Tannin is responsible for the sensation of astringency or dryness on the palate when we taste a wine. Tannin is a natural chemical substance, a member of the wine polyphenols, found in the solid parts of the grape such as skin, skin, seeds and stem. It is also present in wooden barrels. In wine jargon we speak of "present tannins", "soft tannins" or "round tannins", referring to the level of astringency that we find on our palate when tasting.

It depends on the quality of the wine being uncorked. Reserva and Gran Reserva wines recommend oxygenating between 5 to 10 minutes. Premium and Icon wines, we recommend oxygenating between 15 to 30 minutes to be able to perceive and enjoy all their characteristics.

Not at all, sediments in a wine are something completely natural. We generally find sediments in the bottles where the wines have been less intervened by filtering processes or also in wines for aging, which, for natural reasons, decant these sediments over time. Over the years, the natural particles of the wine such as salts, coloring matter, among others, begin to decant and settle at the bottom of the bottle.

We recommend you decant these wines, since although these sediments add flavor and structure to the wine, they could generate a slightly pleasant bitterness when tasting them.

We recommend you store your wine horizontally in a cool place, ideally between 16 and 20ºC. Once opened, we suggest you put the cork back and store it in the refrigerator. At low temperature, a wine can last a week in perfect conditions, you can also complement the conservation measures (once opened), using vacuum oxygen extractors that are available on the market.

The legs or tears are a product of the alcohols in the wine, to a greater extent Ethanol and to a lesser extent Glycerol, which adhere to the walls of the glass. This allows an initial perception, which we can observe if a wine is more alcoholic, with more or less structure and also its viscosity condition. This clearly must be complemented with the global tasting of the wine and thereby validate this initial impression.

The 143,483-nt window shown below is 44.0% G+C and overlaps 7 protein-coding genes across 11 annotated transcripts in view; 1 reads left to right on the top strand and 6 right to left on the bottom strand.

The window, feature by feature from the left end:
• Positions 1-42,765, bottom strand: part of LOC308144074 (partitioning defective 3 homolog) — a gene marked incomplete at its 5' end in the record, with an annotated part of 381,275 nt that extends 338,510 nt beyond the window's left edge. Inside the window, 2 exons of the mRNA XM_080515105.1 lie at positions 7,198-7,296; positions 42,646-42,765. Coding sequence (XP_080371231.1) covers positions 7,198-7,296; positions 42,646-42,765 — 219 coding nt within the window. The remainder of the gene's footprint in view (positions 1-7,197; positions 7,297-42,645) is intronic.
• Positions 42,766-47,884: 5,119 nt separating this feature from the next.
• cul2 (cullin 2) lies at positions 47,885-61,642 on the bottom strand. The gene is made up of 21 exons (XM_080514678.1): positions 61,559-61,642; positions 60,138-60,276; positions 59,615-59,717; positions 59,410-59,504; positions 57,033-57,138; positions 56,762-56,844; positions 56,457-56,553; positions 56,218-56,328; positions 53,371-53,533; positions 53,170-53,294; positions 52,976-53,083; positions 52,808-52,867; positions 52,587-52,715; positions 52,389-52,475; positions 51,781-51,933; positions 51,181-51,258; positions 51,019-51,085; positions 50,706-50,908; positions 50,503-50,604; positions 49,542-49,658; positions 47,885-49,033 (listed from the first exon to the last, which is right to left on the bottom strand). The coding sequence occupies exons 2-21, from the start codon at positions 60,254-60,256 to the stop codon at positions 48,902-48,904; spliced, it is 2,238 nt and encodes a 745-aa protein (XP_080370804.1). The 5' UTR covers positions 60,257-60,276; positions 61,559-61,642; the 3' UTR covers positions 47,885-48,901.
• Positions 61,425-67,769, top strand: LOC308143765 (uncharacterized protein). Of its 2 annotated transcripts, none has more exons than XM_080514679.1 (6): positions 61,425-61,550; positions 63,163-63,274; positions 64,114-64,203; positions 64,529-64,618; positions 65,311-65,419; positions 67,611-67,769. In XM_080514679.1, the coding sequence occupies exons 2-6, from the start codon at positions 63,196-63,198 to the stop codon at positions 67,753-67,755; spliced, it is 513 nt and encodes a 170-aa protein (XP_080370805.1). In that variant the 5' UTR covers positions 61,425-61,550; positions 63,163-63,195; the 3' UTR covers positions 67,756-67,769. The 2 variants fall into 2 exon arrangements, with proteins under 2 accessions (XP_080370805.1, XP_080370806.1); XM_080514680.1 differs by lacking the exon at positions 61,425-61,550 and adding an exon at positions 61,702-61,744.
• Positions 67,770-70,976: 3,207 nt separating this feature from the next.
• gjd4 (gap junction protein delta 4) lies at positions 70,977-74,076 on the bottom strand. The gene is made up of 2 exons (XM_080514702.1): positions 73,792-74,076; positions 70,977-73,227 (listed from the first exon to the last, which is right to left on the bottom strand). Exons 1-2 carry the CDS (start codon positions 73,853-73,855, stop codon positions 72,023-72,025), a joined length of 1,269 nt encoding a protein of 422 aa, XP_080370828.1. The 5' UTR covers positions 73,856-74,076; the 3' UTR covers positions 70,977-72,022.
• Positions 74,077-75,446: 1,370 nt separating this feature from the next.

Aging in the barrel is very important to produce quality wines, since an adequate passage through the barrel helps to soften the tannins due to the natural micro-oxygenation over time. On the other hand, it reveals aromas, provides structure and enhances the qualities of the wine. The passage through the barrel must always be controlled and not excessive in the wine, to enhance the structure without neglecting the fruit.

It will depend a lot on the moment. For example, on a terrace with various dining tables, you can choose medium-bodied white, rosé or red wines. In the event that it is a lunch or meal at night, it will depend a lot on the food in the background. Mild or spicy dishes harmonize very well with a Carmenere, Malbec or Merlot. For red meats, blends based on Cabernet Sauvignon or Carignan are ideal.

Sangría is one of the most popular alcoholic beverages in Spain. Over the years it has been gaining popularity internationally, especially in Chile. Although there are many recipes, the original recipe consists of mixing wine, fruit, a little carbonated drink and sugar.

Our Idolatry Sangría comes 100% prepared and ready to serve. We recommend you consume our very cold Sangria, in a glass with plenty of ice, add a slice of orange and enjoy!